While automated tools have their merits, identifying logic bugs poses a unique challenge, as they often struggle to fully comprehend, parse, and interconnect the intricate logic within an application's codebase and design. However, the landscape may soon change with recent Artificial Intelligence (AI) advancements.
The most reliable approach to identifying logic bugs remains rooted in human expertise and logic. These skills, combined with the guidance and practices we will explore throughout this module, including codebase reviews and static tests, are pivotal in our pursuit of identifying and addressing logic bugs effectively.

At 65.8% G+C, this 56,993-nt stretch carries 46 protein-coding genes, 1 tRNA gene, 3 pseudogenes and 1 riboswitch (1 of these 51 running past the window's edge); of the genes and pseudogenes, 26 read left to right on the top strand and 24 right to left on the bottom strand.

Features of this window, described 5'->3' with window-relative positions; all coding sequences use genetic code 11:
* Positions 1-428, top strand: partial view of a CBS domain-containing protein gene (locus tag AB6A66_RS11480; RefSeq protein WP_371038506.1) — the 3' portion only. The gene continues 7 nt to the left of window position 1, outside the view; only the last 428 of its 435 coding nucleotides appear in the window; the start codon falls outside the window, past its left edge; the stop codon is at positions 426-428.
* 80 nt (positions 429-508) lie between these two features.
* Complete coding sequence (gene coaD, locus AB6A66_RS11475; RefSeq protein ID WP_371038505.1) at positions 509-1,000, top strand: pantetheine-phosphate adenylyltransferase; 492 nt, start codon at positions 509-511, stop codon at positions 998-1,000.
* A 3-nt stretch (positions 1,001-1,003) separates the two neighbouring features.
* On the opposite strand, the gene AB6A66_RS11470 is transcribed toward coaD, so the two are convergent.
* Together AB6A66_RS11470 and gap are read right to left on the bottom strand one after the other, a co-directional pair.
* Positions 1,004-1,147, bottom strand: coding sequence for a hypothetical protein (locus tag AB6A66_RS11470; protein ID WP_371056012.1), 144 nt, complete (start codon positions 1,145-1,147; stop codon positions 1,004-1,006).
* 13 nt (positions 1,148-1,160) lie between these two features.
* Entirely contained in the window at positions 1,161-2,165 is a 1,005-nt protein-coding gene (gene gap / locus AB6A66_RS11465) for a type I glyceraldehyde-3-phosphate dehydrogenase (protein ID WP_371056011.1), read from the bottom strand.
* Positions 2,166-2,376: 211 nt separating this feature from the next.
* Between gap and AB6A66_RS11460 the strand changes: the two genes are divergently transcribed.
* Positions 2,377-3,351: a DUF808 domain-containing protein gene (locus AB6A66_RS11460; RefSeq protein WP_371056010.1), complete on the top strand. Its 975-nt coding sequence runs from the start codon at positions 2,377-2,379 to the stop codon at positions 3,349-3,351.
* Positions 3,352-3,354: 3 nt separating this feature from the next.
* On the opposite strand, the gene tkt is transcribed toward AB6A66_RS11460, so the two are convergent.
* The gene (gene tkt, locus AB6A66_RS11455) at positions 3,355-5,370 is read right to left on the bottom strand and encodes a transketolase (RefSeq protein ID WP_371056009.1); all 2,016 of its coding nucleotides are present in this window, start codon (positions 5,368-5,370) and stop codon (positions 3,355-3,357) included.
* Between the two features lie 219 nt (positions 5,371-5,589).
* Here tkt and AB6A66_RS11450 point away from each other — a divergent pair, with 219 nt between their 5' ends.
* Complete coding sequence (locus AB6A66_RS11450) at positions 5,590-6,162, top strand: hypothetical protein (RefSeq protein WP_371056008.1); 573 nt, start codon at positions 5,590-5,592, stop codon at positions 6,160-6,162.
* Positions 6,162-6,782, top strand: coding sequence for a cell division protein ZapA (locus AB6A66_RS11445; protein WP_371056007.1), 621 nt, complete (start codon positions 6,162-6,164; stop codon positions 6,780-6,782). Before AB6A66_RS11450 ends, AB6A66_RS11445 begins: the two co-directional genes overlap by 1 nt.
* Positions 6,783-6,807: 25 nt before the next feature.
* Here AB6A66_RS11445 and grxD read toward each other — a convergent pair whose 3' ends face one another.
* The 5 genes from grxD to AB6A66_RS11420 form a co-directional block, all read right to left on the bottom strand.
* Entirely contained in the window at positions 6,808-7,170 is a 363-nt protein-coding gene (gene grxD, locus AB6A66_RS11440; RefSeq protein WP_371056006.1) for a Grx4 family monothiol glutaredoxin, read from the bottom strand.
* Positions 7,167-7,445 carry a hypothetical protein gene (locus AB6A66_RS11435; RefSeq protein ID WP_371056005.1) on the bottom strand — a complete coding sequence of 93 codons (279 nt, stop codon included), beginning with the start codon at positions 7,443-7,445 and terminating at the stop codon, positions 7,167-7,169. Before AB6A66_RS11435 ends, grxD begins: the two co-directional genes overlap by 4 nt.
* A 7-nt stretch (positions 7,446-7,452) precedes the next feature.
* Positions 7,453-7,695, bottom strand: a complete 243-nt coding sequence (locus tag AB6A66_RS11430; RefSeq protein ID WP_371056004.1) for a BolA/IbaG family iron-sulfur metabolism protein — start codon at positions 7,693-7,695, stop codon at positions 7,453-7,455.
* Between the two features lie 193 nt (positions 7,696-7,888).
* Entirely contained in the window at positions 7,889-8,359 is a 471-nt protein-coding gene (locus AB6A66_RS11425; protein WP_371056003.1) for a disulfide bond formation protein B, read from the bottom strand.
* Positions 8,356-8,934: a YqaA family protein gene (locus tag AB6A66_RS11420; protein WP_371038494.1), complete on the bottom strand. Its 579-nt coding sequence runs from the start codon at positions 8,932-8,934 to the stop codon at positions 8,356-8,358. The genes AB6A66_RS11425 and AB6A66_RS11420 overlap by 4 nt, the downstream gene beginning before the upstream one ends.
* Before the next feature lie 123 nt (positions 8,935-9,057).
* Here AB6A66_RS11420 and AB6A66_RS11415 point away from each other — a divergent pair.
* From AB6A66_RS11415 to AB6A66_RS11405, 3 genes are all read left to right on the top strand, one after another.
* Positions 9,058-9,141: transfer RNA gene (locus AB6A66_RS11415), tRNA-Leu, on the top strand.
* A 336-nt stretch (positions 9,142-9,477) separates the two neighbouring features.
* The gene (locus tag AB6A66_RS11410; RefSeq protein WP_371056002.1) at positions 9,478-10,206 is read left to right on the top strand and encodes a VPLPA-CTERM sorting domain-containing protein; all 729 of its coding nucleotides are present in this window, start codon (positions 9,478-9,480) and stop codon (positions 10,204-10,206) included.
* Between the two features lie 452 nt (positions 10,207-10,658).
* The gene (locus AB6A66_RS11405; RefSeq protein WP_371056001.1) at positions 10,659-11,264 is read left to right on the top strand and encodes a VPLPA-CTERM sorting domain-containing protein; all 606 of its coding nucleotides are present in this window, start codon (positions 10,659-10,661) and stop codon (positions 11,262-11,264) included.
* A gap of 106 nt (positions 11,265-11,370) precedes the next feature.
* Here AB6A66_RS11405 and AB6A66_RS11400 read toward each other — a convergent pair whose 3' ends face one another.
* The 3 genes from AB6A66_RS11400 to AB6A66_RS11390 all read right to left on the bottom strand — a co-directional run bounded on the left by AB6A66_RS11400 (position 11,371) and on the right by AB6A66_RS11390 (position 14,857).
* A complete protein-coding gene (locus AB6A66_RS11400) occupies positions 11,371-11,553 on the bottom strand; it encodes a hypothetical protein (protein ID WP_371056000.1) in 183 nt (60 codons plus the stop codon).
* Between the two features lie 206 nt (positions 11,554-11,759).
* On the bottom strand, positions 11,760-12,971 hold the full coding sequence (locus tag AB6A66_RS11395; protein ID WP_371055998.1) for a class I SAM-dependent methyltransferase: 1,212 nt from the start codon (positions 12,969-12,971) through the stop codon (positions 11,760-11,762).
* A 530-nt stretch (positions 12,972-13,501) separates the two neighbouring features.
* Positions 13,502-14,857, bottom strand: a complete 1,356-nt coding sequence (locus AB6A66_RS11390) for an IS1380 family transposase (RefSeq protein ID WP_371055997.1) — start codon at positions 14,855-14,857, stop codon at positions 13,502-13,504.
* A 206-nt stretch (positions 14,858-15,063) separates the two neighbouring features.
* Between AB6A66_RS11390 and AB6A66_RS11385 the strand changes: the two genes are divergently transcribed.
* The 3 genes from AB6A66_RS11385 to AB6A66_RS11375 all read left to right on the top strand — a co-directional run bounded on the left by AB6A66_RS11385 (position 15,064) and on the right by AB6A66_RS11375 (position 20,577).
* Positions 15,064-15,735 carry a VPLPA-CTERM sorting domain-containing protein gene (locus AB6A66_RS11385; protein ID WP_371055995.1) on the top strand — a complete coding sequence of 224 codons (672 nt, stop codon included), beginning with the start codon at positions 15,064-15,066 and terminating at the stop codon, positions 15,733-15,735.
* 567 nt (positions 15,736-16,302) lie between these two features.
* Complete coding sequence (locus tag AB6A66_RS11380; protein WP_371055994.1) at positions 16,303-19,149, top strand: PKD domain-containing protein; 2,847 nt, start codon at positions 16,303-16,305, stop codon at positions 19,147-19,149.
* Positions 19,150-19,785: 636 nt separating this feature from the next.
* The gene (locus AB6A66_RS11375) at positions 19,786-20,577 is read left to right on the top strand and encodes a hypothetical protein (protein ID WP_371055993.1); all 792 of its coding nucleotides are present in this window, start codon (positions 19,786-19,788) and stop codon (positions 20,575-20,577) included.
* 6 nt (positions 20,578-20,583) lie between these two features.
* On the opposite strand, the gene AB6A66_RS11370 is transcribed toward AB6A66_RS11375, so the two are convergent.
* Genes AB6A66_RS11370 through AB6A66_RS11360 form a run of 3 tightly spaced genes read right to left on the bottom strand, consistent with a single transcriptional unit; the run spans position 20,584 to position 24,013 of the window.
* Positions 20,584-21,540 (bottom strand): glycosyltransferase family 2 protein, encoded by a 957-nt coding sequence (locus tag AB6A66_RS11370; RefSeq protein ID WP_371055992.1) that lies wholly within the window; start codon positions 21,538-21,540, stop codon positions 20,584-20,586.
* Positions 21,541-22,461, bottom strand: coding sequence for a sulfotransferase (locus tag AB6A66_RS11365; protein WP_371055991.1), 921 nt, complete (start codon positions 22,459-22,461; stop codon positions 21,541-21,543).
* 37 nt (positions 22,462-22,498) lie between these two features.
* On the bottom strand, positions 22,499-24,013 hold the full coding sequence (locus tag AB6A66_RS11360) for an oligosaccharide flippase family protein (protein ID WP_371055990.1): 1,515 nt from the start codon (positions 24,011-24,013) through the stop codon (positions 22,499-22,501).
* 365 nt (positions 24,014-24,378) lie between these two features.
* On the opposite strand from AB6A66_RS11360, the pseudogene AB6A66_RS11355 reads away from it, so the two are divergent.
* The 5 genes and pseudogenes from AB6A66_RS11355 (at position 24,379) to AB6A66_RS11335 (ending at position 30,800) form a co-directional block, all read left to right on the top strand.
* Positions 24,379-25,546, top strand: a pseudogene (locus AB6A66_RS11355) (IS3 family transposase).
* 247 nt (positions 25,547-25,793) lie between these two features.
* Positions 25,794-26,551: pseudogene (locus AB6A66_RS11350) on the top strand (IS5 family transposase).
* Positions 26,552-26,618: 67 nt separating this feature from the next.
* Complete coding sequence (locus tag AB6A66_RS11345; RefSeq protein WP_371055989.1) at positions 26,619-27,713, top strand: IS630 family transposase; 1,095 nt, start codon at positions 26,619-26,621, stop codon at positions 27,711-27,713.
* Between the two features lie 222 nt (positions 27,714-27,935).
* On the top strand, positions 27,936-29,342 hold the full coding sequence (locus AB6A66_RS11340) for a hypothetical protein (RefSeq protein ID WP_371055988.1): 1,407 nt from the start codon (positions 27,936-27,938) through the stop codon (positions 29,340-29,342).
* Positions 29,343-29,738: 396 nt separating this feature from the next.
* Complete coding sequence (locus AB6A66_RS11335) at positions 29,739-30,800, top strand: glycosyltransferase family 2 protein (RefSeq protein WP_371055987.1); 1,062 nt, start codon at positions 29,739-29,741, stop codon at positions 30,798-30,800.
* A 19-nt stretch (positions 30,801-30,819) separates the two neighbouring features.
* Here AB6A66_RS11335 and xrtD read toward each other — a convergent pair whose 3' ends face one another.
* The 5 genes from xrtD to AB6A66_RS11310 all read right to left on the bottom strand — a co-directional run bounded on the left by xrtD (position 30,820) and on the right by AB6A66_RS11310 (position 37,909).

A Trivial Example
The above is a basic example of a Logic Bug, albeit quite comical. It was likely caused by a single line of code written without a proper understanding of its impact, leading to this bug. The developers may have used the
unique() keyword for the
password database parameter, which entails that every user's password must be unique from everyone else's! This keyword is usually used for emails and usernames, as such parameters need to be unique. However, in this case, whether it was a mishap or intentional, it caused this logic bug.
Furthermore, the application must have been configured with verbose logging, as it appears to show the direct database error to the front-end users, instead of showing a more generic error (e.g. The password is not unique). This basic example shows us the essence of logic bugs, how they occur due to minor mishaps, and how impactful they may be when they are found in sensitive functions "revealing another user's password, in this case".